• Find outside hosts with DSPs flows toward grey and active hosts.

  • Find inside host footprint for outside hosts.

  • Classify adversary as hitter or scanner.


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Focused Hitters vs Bad Scanners

  • Focused hitters tend to send tens or hundreds of flows to each grey host.

  • Bad scanners send one or a few flows to each grey host


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Trinity: Distribute IP Reputation Database

  • Botnets send a large amount of data in a short amount of time.

  • Trinity uses distributed in-memory hash table containing IP reputation entries.

  • Each peer has 10 to 50 megabytes of data (833K – 4.17M entries)


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Chord Distributed Hash Table

  • Distribute data over a large P2P network

    • Quickly find any given item

  • Stores key/value pairs

    • The key value controls which node(s) stores the value

    • Each node is responsible for some section of the space

  • Basic operations

    • Store(key; val)

    • val = Retrieve(key)


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Chord (cont)

  • Each node chooses a n-bit ID

    • IDs are arranged in a ring

  • Each lookup key is also a n-bit ID

    • i.e., the hash of the real lookup key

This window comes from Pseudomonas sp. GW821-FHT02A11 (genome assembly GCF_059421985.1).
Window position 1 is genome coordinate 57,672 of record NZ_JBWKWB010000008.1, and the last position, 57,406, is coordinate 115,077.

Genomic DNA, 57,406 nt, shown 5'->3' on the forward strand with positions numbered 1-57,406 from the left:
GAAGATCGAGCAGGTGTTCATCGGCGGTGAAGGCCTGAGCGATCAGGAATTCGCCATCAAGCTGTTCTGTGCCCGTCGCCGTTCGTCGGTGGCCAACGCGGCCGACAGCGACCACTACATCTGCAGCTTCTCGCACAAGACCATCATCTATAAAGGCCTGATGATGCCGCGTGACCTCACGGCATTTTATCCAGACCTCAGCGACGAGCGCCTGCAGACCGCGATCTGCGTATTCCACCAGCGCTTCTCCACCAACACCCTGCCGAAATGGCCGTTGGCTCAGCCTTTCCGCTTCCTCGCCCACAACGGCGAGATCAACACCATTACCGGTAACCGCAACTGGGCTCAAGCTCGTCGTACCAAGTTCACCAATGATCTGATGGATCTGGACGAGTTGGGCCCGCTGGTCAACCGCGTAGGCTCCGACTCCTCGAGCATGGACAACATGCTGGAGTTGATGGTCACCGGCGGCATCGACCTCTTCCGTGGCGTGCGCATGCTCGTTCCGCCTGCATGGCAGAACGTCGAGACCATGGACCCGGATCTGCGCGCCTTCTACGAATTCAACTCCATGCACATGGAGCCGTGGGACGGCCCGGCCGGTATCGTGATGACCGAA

• Node IDs and keys occupy the same space!

  • Each node is responsible for storing keys “near" its ID

    • Replication usaully between current and previous node

    • Items can be replicated at multiple successors

    • No single host contains large fraction of a particular space to guard against DDoS.


Database updates l.jpg
Database Updates

  • Compute the number of interval quarters since last update. Shift and update counters accordingly

  • Determine site responsible for entry and send UDP. Once received by owner site, forward entry to k peers using TCP.

  • Updates communicative, order doesn’t matter. Consistency not required.

  • Even if host goes down, database can be rebuilt in an hour.


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Security

  • Secure communications for neighbors

  • Limit updates for nodes that have sent more than 100 emails in 10 minutes.